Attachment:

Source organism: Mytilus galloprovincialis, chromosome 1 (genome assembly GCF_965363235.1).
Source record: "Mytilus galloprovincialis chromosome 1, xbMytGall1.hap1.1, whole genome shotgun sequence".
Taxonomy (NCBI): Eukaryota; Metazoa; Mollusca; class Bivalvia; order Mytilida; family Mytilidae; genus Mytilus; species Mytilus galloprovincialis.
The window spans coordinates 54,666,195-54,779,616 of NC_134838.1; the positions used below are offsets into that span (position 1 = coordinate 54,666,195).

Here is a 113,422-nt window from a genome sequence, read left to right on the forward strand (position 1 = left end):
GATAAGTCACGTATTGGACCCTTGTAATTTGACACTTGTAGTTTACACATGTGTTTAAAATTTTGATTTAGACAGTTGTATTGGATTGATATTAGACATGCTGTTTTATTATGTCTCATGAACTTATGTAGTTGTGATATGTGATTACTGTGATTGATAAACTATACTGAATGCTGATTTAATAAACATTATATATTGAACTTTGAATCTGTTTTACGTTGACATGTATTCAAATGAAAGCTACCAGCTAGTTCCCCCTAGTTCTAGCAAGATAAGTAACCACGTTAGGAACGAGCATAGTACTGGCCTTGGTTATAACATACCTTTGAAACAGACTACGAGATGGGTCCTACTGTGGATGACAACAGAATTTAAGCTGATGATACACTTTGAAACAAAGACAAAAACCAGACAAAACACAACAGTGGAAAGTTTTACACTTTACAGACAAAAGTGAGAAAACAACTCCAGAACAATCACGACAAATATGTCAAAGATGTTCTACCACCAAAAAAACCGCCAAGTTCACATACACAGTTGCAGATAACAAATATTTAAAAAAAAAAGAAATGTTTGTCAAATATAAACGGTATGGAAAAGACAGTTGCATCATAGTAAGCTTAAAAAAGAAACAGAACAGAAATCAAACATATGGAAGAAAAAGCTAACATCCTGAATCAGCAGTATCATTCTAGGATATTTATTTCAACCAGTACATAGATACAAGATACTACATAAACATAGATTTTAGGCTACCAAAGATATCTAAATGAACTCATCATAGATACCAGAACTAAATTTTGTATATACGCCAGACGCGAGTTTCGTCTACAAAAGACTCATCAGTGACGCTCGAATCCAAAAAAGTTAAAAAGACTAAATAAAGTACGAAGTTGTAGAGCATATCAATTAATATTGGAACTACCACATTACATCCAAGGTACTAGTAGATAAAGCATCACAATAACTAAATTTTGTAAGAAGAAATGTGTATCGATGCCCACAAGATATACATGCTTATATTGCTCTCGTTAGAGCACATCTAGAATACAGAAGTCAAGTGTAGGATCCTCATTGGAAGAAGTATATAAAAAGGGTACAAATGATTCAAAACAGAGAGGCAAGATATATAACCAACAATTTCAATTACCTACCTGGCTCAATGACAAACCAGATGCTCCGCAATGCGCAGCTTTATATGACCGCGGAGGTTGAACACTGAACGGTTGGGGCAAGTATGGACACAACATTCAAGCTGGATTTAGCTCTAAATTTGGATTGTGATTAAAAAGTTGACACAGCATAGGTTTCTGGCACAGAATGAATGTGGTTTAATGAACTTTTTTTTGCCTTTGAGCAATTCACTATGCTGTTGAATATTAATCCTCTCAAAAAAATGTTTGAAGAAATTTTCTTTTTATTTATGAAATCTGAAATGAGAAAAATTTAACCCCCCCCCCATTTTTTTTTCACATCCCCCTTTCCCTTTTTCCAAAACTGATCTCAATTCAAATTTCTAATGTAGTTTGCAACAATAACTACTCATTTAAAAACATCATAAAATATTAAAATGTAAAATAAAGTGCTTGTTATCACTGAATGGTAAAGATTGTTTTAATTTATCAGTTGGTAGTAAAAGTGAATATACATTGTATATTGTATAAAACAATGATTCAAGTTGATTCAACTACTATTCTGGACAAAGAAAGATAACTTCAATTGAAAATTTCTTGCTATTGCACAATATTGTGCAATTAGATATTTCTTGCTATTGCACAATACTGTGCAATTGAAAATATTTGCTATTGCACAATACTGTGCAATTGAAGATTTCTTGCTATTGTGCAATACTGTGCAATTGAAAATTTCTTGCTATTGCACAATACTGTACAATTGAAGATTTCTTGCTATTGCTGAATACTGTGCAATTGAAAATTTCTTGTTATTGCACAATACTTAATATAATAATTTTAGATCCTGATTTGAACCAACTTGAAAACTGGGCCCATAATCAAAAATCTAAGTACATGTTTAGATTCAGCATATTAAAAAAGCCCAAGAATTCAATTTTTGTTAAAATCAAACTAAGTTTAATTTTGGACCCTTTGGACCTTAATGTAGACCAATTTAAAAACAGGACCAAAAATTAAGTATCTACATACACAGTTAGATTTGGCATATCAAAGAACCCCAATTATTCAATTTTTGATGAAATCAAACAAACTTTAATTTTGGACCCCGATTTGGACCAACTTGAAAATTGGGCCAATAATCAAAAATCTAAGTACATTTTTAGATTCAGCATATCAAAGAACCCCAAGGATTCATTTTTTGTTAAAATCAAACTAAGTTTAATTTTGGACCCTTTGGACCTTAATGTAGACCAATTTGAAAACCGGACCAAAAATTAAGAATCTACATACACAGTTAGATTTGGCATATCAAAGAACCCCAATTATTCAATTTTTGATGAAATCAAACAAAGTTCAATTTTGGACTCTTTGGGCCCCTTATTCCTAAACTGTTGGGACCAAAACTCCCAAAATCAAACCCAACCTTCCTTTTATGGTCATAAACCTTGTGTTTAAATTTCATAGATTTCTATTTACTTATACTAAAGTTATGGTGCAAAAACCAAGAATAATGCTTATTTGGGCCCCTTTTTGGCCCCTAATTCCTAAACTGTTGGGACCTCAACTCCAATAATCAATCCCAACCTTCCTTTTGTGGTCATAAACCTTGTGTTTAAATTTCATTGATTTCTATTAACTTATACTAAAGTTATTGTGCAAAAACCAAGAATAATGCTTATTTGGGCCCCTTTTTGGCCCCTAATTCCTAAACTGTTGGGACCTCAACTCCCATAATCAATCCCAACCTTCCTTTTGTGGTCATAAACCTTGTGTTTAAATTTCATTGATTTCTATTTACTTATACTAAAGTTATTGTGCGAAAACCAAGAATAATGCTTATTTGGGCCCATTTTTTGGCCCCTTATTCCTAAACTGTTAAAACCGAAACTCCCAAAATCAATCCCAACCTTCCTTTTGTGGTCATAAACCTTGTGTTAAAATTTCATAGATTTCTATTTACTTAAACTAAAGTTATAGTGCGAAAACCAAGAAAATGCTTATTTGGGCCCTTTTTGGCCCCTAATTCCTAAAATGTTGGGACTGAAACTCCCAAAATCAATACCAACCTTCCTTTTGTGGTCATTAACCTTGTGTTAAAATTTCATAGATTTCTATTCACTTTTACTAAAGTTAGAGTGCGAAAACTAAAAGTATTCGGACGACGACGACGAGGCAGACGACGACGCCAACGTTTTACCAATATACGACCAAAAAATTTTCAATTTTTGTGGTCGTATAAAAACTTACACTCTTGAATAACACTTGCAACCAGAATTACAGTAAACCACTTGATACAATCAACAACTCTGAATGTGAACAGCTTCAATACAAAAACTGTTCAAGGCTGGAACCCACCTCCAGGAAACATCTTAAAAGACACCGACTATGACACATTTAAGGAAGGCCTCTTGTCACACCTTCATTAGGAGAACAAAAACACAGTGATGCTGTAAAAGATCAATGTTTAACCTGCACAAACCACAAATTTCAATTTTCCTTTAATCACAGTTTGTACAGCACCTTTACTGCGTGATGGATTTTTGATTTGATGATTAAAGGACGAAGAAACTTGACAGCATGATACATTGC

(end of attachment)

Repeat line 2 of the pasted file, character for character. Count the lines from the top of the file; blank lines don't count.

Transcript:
Source record: "Mytilus galloprovincialis chromosome 1, xbMytGall1.hap1.1, whole genome shotgun sequence".